I assume you have already travelled London - Zurich, and it is your return which has been cancelled, stranding you in Switzerland.
Whilst Switzerland is not in the EU, it is a signatory to EC261/2004. Thus cancellation of a departure from Zurich is covered by that regulation.
Since these are extraordinary circumstances, you will be unlikely to receive the usual levels of compensation for a cancellation within 14 days of scheduled departure.
However, this is distinct from the duty of care provisions. Provided you have not opted for refund on your cancelled flight, then guidance issued just yesterday confirms that this still applies, despite (or arguably, because of) a potentially lengthy stay:
According to Article 9 of the Regulation, which provides all relevant details, passengers
who are affected by a flight cancellation must also be offered care by the operating air
carrier, free of charge. This consists of meals and refreshments in a reasonable relation to
the waiting time; hotel accommodation if necessary, and transport to the place of
accommodation. Moreover, airports are to provide assistance to disabled passengers and
passengers with reduced mobility in accordance with Regulation 1107/20069
It is worth recalling that when the passenger opts for reimbursement of the full cost of the
ticket, the right to care ends. The same happens when the passenger chooses re-routing at
a later date at the passenger's convenience (Article 5(1)(b) in conjunction with Article
The right to care subsists only as long as passengers have to wait for a rerouting at the
earliest convenience (Article 5(1)(b) in conjunction with Article 8(1)(b)).
The intention underlying the Regulation is that the needs of passengers waiting for their
return flight or re-routing are adequately addressed. The extent of adequate care will have
to be assessed on a case-by-case basis, taking into account the needs of passengers in the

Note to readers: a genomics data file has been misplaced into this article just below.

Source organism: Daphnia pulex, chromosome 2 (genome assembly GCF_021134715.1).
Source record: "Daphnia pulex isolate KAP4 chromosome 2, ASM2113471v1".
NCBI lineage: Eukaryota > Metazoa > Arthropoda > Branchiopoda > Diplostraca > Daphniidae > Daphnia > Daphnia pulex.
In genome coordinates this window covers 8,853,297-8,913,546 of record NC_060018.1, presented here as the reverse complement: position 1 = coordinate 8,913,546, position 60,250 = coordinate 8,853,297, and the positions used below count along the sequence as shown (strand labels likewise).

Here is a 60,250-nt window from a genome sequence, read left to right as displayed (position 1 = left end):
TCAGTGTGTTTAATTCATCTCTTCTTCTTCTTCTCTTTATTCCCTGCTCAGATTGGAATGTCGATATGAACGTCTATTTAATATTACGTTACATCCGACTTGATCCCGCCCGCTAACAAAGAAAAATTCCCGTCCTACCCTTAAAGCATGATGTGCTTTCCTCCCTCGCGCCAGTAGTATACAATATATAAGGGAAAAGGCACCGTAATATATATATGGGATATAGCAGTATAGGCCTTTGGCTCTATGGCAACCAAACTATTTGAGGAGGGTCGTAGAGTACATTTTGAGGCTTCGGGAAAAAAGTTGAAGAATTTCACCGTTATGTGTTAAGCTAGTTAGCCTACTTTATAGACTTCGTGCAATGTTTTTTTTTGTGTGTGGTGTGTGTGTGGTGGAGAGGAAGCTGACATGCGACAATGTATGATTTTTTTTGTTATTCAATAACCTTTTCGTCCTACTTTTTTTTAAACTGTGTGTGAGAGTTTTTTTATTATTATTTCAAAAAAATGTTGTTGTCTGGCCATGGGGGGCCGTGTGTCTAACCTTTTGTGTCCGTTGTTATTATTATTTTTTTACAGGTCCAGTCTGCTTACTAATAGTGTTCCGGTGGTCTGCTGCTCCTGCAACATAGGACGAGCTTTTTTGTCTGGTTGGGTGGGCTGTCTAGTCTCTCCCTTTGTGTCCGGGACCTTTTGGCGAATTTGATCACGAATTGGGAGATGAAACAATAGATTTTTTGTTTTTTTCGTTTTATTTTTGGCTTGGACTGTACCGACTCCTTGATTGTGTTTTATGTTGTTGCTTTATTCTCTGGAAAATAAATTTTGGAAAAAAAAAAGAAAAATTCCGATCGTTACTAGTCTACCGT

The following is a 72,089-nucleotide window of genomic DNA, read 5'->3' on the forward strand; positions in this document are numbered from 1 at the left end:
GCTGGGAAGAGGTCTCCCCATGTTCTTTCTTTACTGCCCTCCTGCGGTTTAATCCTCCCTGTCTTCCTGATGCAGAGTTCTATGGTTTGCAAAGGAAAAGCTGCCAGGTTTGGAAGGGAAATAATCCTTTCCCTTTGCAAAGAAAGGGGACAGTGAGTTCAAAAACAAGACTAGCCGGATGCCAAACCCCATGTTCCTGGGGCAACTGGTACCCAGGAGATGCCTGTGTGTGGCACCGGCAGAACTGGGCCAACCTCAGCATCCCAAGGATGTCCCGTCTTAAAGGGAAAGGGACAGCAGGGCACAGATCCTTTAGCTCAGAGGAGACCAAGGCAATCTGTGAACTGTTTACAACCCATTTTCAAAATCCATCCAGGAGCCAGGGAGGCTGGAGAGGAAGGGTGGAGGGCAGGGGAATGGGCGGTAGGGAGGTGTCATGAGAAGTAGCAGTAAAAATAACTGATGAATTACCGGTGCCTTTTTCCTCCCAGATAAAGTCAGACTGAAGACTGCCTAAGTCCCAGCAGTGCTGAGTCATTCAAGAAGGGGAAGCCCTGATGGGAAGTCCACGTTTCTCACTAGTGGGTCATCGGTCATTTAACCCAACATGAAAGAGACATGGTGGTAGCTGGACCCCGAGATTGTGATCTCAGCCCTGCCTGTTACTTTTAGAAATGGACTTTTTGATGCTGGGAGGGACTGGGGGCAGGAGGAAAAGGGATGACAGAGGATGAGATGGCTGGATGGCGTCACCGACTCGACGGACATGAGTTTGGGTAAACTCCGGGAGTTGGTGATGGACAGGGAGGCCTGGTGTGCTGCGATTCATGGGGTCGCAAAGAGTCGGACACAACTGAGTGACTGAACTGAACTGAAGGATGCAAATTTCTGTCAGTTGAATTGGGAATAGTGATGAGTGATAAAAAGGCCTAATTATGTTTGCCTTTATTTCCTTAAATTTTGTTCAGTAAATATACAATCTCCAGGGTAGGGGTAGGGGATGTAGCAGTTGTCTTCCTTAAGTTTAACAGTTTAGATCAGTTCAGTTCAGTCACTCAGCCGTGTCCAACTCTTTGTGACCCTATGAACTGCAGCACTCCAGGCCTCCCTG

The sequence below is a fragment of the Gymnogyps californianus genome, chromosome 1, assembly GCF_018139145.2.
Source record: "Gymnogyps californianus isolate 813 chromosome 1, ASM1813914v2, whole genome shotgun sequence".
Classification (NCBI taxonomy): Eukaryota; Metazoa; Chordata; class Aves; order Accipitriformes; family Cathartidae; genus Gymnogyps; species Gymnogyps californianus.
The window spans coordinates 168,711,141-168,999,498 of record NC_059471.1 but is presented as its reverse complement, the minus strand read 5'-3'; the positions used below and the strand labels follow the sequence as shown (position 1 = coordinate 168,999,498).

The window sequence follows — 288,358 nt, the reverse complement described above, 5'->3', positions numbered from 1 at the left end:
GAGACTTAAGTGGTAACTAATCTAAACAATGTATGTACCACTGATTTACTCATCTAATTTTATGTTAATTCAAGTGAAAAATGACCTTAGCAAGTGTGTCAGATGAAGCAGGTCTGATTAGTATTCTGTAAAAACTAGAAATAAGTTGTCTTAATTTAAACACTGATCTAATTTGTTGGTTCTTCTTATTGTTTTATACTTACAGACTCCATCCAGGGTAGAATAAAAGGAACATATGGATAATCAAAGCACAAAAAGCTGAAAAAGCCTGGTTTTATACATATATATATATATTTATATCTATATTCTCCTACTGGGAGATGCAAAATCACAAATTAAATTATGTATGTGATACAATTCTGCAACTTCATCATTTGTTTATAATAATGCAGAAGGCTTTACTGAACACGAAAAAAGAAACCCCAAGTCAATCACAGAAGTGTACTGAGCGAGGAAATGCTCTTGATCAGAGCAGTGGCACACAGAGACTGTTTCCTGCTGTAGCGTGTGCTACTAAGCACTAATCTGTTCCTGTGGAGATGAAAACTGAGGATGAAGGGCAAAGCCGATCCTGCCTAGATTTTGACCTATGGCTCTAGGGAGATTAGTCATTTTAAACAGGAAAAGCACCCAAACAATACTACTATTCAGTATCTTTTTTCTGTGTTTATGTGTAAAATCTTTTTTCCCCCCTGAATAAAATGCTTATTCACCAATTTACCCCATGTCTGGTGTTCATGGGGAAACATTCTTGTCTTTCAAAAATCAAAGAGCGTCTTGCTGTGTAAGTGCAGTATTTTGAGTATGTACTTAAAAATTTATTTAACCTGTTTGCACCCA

circumstances and the principle of proportionality (i.e.: according to the waiting time).
The price paid for the ticket or the length of the inconvenience suffered should not
interfere with the right to care (Interpretative Guidelines Point 4.3.2).
According to the Regulation, the air carrier is obliged to fulfil the obligation of care even
when the cancellation of a flight is caused by extraordinary circumstances, that is to say
circumstances that could not have been avoided even if all reasonable measures had been
The Regulation contains nothing that recognises a separate category of 'particularly
extraordinary' events, beyond the 'extraordinary circumstances' referred to in Article 5(3)
of the Regulation. The air carrier is therefore not exempted from all of its obligations,
including those under Article 9 of the Regulation, even during a long period. Passengers
are especially vulnerable in such circumstances and events.10 In exceptional events, the
intention of the Regulation is to ensure that adequate care is provided in particular to
passengers waiting for re-routing under Article 8(1)(b) of the Regulation.
(from Commission Notice -Interpretative Guidelines on EU passenger rights regulations in the context of the developing situation with Covid-19, section 3.3.)